Shozy Cygnus ($90): The Cygnus is more V-shaped with a warmer midrange. It has significantly less bass extension with more mid-bass focus. It is less bass emphasized overall but has a little more upper-bass that imbues fullness. Its lower-midrange is recessed and its upper-midrange is similarly forward, producing a similarly separated bass/midrange with nice clarity. The BS1 Official is more transparent due to its lesser upper-bass, it is also clearer and cleaner where the Cygnus is slightly more organic. The Cygnus is a touch more natural, but its male vocals are also more recessed. The Cygnus has more lower-treble presence, it’s crisper but also a touch thinner. Both are similarly well-detailed with the Cygnus being more aggressive in its presentation. The BS1 Official extends much further up top with the Cygnus sounding a little truncated. As such, the BS1 also has the larger soundstage and a lot more air.

Rose Masya ($110): The Masya is even thinner and brighter as it sustains its upper-midrange emphasis into its treble. Despite its dual driver setup, the shallower fitting Masya’s bass doesn’t extend as well. The BS1 Official is warmer, it has more sub and mid-bass emphasis, producing a fuller presentation with greater punch and a more aggressive texture. The Masya has a thinner, brighter midrange. It is more articulated with greater clarity. Though the BS1 Official has more laid-back vocals, they’re more accurately bodied, smoother and more natural. The Maysa has more lower-treble emphasis, producing crisper instrumentation. It’s slightly more detailed but also thin. The Masya also has a middle treble emphasis and extends just as well, however, its background can sound over-bright. The Masya has a larger soundstage with greater separation at the cost of coherence due to its thin, bright sound. The BS1 Official is more stable and has better imaging.

Shozy BK ($160): The BK is more linear and balanced with more realistic timbre. The BS1 Experience has better sub-bass extension and greater bass emphasis. It delivers far more bass impact. The BK has slightly more upper-bass where the BS1 has a dip in its upper-bass. The BK therefore delivers a warmer, fuller midrange, especially noticeably through its slight lower-midrange colouration. Contrarily, the BS1’s midrange is cleaner, more separated but male vocals are slightly thin. The BS1 has a brighter upper-midrange where the BK has more vocal presence and more wholly resolved notes. The BS1 is a little less detail up top compounded by its lesser lower-treble emphasis. The BK brings intricacies to the fore with its crisper presentation. However, the BS1 reciprocates with greater middle treble emphasis and a little more extension that contribute to a noticeably airier sound. Accordingly, the BS1 provides a larger stage than the BK. On the flipside, the more balanced, linear BK images better and its layers are more defined.

Astrotec Lyra Classic ($170): The Lyra Classic is more mid-forward with an almost neutral tone. It has considerably less bass presence in addition to less extension. Most notably, the Classic has less mid-bass, making it cleaner and more neutral in tone and also more defined. The BS1 is much more dynamic with greater punch and slam. The Lyra Classic has a more forward midrange, the BS1 is slightly clearer due to its greater upper-midrange presence, it has slightly less body due to less linearity and lower-midrange presence. The Lyra Classic has slightly more lower-treble quantity producing a crisper detail presentation. On the contrary, the BS1 has more organic treble instrumentation. Both extend well delivering high resolution for an earbud. The BS1 has more spacious soundstage where the Lyra Classic has better imaging, layering and separation on account of its more linear, neutrally toned sound.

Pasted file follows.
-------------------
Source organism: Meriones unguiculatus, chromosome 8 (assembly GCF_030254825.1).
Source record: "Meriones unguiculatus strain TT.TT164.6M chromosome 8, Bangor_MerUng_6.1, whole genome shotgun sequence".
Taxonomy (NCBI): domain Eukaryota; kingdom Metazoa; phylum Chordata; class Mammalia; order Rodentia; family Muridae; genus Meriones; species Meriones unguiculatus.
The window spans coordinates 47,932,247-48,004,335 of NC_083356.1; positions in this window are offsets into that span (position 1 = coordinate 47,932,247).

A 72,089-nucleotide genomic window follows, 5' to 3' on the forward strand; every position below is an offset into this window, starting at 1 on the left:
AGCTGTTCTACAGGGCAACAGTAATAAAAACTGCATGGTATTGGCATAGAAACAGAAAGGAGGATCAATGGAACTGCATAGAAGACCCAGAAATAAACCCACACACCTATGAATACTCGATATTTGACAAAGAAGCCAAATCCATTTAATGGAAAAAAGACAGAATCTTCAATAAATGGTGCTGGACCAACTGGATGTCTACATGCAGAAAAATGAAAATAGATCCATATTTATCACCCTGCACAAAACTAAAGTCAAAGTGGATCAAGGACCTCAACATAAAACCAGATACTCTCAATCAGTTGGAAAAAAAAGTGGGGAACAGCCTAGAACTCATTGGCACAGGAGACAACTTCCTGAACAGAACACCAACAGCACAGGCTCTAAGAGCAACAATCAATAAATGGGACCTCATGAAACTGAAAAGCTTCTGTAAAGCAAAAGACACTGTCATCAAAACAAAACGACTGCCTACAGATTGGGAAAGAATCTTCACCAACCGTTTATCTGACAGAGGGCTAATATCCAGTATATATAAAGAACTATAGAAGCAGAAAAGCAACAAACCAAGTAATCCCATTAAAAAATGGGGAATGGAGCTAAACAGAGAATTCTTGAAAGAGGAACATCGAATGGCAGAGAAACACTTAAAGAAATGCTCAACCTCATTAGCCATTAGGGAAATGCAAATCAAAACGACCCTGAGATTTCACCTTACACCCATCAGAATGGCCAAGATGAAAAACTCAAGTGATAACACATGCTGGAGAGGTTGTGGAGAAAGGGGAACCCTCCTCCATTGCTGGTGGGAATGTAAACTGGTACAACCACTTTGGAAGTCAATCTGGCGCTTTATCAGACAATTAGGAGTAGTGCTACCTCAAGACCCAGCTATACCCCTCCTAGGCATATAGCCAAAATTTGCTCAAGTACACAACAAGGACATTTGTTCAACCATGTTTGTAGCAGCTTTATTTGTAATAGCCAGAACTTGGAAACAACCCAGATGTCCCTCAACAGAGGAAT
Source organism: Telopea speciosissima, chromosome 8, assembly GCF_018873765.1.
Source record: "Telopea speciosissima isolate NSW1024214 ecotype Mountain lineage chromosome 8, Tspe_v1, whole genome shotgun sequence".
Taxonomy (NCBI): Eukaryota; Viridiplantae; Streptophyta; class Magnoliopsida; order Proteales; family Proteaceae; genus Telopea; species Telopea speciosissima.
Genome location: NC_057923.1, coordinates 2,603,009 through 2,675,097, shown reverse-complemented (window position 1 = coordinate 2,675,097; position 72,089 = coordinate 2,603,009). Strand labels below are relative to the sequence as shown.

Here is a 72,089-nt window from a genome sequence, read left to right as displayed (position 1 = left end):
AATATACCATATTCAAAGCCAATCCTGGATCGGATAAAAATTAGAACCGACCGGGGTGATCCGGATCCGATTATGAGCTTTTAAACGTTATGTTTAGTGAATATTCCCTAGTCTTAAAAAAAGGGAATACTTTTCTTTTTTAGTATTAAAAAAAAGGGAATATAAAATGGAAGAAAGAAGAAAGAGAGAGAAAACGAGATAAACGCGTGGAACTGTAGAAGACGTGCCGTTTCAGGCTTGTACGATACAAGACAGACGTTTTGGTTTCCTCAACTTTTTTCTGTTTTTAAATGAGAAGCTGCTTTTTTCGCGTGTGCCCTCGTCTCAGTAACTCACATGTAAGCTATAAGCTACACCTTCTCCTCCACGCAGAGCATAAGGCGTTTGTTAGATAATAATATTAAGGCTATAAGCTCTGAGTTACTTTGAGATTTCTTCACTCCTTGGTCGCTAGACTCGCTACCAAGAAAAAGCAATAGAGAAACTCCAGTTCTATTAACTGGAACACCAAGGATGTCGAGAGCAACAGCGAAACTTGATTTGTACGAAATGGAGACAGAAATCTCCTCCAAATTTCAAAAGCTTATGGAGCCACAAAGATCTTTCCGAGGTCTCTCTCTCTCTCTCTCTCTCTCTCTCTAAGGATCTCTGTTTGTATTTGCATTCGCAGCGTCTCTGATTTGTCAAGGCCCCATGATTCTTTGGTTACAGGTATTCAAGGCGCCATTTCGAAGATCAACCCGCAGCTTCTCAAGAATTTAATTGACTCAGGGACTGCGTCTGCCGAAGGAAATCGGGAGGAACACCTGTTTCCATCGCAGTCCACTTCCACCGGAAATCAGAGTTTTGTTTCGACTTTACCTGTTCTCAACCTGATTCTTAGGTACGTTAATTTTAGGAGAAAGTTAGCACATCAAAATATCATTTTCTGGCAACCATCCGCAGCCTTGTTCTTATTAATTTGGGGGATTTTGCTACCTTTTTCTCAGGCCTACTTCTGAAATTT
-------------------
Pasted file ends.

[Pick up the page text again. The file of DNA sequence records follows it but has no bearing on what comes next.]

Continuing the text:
Astrotec Lyra Collection ($300): The Lyra Collection is another earbud I praised for its organic sound, however, in addition to being slightly more balanced overall, the key difference between the two lies with regards to treble and upper-bass. The Lyra Collection doesn’t extend as far in the sub-bass, it a touch less mid-bass emphasis but also has an elevated upper-bass. That said, its bass is noticeably more controlled with higher definition and detail. Still, due to its tuning, its bass and midrange are less separated, producing fuller, warmer vocals. This is exacerbated by a slight dip near the bottom of its upper-midrange that creates a denser vocal reconstruction where the BS1 sounds thinner but also substantially clearer and more open.

Still, the Lyra Collection is not veiled as it has plenty of centre midrange, and less recessed vocals as a result, in addition to some upper-midrange emphasis approaching treble that imbues clarity. It is less transparent, but also more natural and wholly resolved. The Lyra Collection has slightly more lower-treble, it is a lot more detailed and extends further, delivering higher resolution and a more natural sense of air. It has a cleaner background and a significantly more spacious stage with better layering and imaging. The more neutrally toned BS1 has better separation besides its low-end that is slightly more bloated.

 

Verdict –

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I keep coming back to the descriptor “pleasant” because that perfectly encapsulates the BS1 Official’s sound, it’s simply easy on the ear and easy to enjoy. It’s low-end is warm and punchy with excellent depth yet it remains well separated from its clear yet smooth midrange. The BS1’s high-end may divide some listeners, however. It’s well-detailed but its smooth presentation doesn’t flatter certain genres such as rock that benefit from more aggression. In addition, its soundstage, though spacious, is not especially layered. Still, the BS1 Official finds great appeal through its dynamic low-end and clean midrange that will appeal to both earbud and IEM users. Its excellent cable and build quality round off a strong overall experience.

The Porta Pro Yaxi Pads can be purchased from Penon Official for $99 USD or $109 USD with a balanced connector. I am not affiliated with Penon Audio and receive no earnings from purchases through this link.

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About Author

Avid writer, passionate photographer and full-time student, Ryan's audio origins and enduring interests lie within all aspects of portable audio. An ongoing desire to bring quality audio to the regular reader underpins his reviewer ethos as he seeks to bring a new perspective on the cutting edge and budget dredge alike.

3 Comments

  1. Hey Ryan,

    I am interested in purchasing a set of earbuds mainly for listening while laying down on a pillow, or watching a TV show in bed. I try to do this with the PortaPros, but I have to push the pillow side to my forehead and, well… it just doesn’t work.

    My question: Would something like the BS1 be a good option for this? If so, how would you characterize its sound compared to the PortaPros WITH the Yaxi Pads (I bought them based on your review… you were spot on)? I’m assuming overall size of the sound from the BS1 won’t compare to the PortaPros, but maybe with a decent seal and the donut foams it could be close? And if not the BS1, which would you suggest based on this criteria? Thanks!